On paper, the administration’s plan sounds like a good idea, one designed to bridge the partisan divide, and bring Republicans and Democrats together on an issue — infrastructure funding — where there tends to be widespread agreement.
After all, who’s opposed to flood-control? Or fixing downtowns? Or spreading broadband infrastructure into rural Pennsylvania, so that folks in, say, Elk County can binge-watch Netflix like the rest of us?
But it’s in the fine print, as ever, where the plan runs into trouble.
Debt on the bonds that would be used to pay for all that spending would be paid for with a severance tax on natural gas drillers. Republicans in the General Assembly, along with their allies in the business community, have cried foul. (Never mind the fact that the GOP-controlled Senate actually passed a severance tax in 2017 to help close a yawning hole in that year’s state budget. If they did it once … ).
Count Sen. John DiSanto, R-Dauphin, who was along for the ride Thursday and is reliable “no” on a severance tax, among the ranks of GOP skeptics. The state “has a lot of programs set up to do this,” he said, referring to community revitalization and infrastructure. “We need to focus on getting the most bang for the buck.”
Chatting to Millersburg Borough Council President Christopher C. Dietz, Wolf said the Restore PA plan is his best plan for fixing the state’s infrastructure.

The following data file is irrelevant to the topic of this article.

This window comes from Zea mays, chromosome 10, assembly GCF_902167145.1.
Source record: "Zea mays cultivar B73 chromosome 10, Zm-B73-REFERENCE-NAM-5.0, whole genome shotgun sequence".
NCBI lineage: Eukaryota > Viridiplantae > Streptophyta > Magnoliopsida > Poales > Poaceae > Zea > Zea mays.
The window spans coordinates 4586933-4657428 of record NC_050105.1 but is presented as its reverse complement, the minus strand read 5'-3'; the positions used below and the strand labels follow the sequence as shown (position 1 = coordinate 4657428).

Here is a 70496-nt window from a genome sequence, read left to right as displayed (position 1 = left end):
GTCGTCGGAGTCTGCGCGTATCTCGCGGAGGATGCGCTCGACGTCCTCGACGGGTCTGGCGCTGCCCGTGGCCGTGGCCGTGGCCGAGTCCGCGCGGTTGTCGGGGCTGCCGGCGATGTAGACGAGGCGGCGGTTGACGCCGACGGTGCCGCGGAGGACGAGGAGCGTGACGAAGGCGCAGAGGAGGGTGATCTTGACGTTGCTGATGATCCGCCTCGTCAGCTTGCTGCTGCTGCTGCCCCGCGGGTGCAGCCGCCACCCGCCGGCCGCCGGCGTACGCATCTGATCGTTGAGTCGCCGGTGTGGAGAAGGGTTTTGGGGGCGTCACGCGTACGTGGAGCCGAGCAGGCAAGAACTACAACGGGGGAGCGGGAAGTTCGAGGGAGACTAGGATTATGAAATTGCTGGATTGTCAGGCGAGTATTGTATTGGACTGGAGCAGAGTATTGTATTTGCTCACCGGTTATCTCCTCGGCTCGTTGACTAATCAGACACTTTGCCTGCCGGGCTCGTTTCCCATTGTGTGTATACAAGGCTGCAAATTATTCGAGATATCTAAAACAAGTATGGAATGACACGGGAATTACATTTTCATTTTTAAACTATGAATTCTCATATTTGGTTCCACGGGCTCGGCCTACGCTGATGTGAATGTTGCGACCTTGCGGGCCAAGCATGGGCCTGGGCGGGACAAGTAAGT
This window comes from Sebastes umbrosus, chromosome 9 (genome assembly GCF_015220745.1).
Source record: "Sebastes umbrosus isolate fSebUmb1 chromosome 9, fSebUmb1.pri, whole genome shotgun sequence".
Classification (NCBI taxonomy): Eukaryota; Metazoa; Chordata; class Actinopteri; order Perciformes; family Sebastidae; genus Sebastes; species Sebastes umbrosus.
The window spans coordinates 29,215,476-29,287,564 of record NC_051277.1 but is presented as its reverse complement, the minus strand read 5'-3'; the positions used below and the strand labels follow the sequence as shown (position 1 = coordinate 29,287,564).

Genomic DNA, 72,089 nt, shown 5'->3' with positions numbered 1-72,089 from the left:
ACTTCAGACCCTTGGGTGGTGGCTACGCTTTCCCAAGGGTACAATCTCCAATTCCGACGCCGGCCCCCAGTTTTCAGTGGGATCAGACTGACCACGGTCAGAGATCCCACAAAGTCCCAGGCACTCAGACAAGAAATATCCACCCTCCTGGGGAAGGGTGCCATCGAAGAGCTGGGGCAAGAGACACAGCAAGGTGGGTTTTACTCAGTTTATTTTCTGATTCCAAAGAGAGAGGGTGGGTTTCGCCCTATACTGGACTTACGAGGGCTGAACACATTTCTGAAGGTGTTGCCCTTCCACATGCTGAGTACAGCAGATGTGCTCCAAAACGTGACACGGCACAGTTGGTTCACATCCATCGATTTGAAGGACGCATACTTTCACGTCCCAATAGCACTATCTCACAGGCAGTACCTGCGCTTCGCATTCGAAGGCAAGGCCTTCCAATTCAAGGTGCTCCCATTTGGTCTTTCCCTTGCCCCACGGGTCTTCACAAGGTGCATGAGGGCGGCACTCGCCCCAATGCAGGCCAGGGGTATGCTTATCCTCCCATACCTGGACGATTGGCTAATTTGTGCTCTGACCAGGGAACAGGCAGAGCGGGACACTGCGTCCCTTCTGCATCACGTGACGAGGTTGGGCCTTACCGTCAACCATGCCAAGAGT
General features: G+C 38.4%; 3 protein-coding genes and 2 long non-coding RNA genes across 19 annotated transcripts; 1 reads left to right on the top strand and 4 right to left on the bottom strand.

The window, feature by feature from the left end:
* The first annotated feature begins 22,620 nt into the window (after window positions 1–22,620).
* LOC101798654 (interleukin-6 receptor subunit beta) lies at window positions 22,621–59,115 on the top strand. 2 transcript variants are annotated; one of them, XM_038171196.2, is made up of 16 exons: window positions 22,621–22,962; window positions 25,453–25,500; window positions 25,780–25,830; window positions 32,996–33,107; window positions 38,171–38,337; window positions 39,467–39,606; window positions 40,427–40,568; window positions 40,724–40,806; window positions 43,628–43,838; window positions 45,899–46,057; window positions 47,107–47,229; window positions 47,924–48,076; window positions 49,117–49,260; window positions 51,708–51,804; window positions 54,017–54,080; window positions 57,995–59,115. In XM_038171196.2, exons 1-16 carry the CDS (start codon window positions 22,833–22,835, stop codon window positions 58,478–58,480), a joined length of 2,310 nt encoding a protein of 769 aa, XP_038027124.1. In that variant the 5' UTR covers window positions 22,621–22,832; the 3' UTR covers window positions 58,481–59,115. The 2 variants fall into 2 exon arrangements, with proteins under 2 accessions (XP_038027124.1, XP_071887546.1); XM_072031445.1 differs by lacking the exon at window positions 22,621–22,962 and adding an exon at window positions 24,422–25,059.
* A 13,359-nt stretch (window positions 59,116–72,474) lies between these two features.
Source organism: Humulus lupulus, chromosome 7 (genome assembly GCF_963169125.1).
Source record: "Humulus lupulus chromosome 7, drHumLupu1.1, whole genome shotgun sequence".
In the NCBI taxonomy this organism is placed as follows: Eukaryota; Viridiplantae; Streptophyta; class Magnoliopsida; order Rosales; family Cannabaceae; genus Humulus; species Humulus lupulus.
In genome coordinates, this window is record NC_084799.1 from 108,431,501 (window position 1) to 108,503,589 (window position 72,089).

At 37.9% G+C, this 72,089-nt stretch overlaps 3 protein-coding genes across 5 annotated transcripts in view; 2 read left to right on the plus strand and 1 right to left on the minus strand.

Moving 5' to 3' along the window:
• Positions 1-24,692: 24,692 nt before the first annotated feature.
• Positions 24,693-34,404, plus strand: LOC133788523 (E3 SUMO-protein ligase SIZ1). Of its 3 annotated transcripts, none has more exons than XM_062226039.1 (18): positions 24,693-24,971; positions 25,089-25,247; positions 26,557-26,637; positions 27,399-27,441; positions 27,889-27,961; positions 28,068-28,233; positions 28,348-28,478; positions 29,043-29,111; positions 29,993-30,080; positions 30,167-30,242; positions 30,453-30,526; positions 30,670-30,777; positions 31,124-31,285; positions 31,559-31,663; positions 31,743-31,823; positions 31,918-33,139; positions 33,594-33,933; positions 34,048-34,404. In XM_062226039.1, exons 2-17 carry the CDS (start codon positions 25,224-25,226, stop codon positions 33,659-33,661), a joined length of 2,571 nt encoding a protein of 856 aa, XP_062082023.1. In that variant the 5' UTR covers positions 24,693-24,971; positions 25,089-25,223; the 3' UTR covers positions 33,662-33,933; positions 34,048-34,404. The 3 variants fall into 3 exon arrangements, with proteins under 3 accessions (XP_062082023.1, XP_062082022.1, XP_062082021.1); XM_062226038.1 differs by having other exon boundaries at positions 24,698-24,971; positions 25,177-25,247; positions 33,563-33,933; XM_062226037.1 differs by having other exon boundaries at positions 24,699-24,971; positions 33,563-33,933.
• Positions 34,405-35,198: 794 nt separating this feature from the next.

“The need is really there,” he said. “If not this … I don’t have any other ideas. This is a big pool of money and we have a big need … There are real problems affecting real communities.”
And there are ways forward on the severance tax. Wolf already wants to roll back the state’s 9.99 percent corporate income tax, which the business community has wanted since roughly the time Billy Penn hung his hat here. Wolf could trade regulatory reform to get a severance tax. That could annoy environmentalists, but if they’re getting that tax and billions in infrastructure spending, cooler heads might decide to declare victory and go home.
One potential roadblock: Wolf and his allies were so adept at picking off moderate Republicans in the Philly ‘burbs last November that the GOP lawmakers who are left are far more conservative. That makes it even harder hard to marshal GOP votes. Hence, the horse-trading mentioned above.
Difficult — but not impossible.
There are communities like Millersburg — many in far, far worse economic condition — all over Pennsylvania. And the temptation of billions of dollars in ribbon cuttings and photo opportunities may be too much for Republicans to resist.
But more importantly, as I’ve noted in other places before, infrastructure funding is about more than just jobs and community revitalization — though that’s hugely important. It’s also about our conception of ourselves as a state and a nation.
Americans — and particularly the Pennsylvanians who fired the war effort — have always been can-do people. Small statements like the reopened and spruced-up Colonnade pave the way to bigger efforts.
“It’s so important to every community — roads, bridges, clean water,” said Mike Pries, a Republican Dauphin County commissioner who also attended Thursday’s downtown walking tour. “It breathes life into small communities.”
It’s tough to put a price-tag on that.